Failing to Prepare for Severe Weather is Expensive

The kids are staying at home due to snow, and the roads won’t be clear for a few days – let's just hope that the power doesn't go out! Sound too familiar lately?

This year's winter has experienced extremes that some areas of the country have not seen for decades. The northwest corner of the country witnessed 20-year snow records being broken, while the Chicago School District closed schools for two days as temperatures dropped to 16 degrees below zero. 

>> Is your business prepared? Check out 7 Business Continuity Strategies.

What is extreme weather costing us this year?

The January 2014 Global Catastrophe Recap report (based on Aon Benfield's Impact Forecasting catastrophe model), estimated that direct economic losses caused by severe weather will total $3 billion, while insured losses will top $1.4 billion. (See how this compares to the total losses from disaster in 2013). Although these reported figures are alarming, it is important to note that everyday disasters, like supply chain interruptions, leaky pipes, and power outages are also critical to consider. Disasters are troubling at every level, so preparedness planning needs to account for “simple, everyday problems,” just as much as major catastrophes…both can be expensive.

What are the common problems that businesses face from severe weather?

Supply Chain Interruptions – Unfortunately the movement of goods is always interrupted during a snowstorm. FedEx trucks are often the only vehicles on the road during a snowstorm because the company realizes how valuable their shipments are for businesses – and they have a contingency plan (in most cases) to continue deliveries during a storm. But, what about materials you rely on that are being shipped by a different carrier? Or what about the products that never make it on a truck because the manufacturing facility experiences a power outage? Planning for these types of “what if” scenarios are a critical part of your business continuity strategies.

Employee Access – How many employees does it take to run your business operations? That number is tested quickly during a storm. Employees have various degrees of comfort in driving to the office and it’s often unpredictable when a snowstorm hits whether they will be able to make it in or not. Setting up a remote office outside the impacted area is just one way to counter the impacts weather can have on productivity. Another option would be to ensure each employee is able to work from home.

Perishable Goods – Transit suppliers know that “time means money,” but also realize that a spoiled shipment of perishables (i.e. foods, liquors, pharmaceuticals, etc.) during a storm can be a headache for all involved. So, how do you prepare your shipments when a storm is looming? You need to ensure that warehouses and transit suppliers have the means to address heat or cold temperature swings, and have accessible insulated containers to help address fast temperature changes. Making sure your suppliers, partners, vendors, and supply chains also have a disaster plan in place is key.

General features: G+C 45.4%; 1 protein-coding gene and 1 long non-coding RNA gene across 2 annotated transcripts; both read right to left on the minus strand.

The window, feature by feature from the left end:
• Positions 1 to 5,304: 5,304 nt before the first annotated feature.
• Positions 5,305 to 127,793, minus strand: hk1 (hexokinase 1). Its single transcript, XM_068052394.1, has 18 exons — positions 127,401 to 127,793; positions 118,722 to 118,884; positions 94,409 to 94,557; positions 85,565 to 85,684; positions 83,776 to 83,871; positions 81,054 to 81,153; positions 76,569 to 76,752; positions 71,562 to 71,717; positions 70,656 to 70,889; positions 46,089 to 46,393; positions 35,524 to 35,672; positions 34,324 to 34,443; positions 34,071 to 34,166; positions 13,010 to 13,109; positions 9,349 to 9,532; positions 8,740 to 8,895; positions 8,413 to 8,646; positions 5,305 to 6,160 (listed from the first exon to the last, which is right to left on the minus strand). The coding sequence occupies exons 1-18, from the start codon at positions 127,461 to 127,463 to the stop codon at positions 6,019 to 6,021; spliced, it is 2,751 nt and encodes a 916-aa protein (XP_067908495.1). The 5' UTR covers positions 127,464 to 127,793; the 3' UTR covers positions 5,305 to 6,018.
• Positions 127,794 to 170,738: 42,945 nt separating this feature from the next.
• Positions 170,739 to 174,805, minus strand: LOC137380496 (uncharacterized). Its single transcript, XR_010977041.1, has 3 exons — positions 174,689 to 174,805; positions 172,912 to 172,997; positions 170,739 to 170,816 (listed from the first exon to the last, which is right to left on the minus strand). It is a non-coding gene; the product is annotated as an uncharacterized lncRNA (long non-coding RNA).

Structural Damage – Are you familiar with how fast the gutters of your building fill up with snow and ice? This type of weather effect can quickly cause property damage that won't always be apparent until the actual damage occurs (i.e. the roof collapses). Businesses occupying older buildings especially need to be aware of leaking roofs, ice dams, broken pipes and need to be ready with a plan should an event occur…this is especially important for hotels or medical facilities that have the human element to worry about during a disaster. Having a resotration partner to call that you trust can prove to be one of the most critical elements of your disaster planning. 

How can you shore-up your plan?

Start with a Pre-Loss Risk Assessment. Risk Managers need to know what assets are at risk and what safety concerns need to be addressed. The beauty of a risk assessment is that it helps you understand what is pressing, as well as establish your top priorities when preparing and dealing with the aftermath of a disaster.

Once you know your risk elements, a business continuity plan will help your business react better during times of chaos and help reduce recovery costs. Nowadays, infrastructure protection plans are becoming more common – in fact, just two years ago only 15 states in the U.S. had climate-protection plans which address flood, fire, and other elements…currently 36 states have plans. Why not “jump on the bandwagon”?

Click here to learn more about how Interstate can help you address your business continuity planning.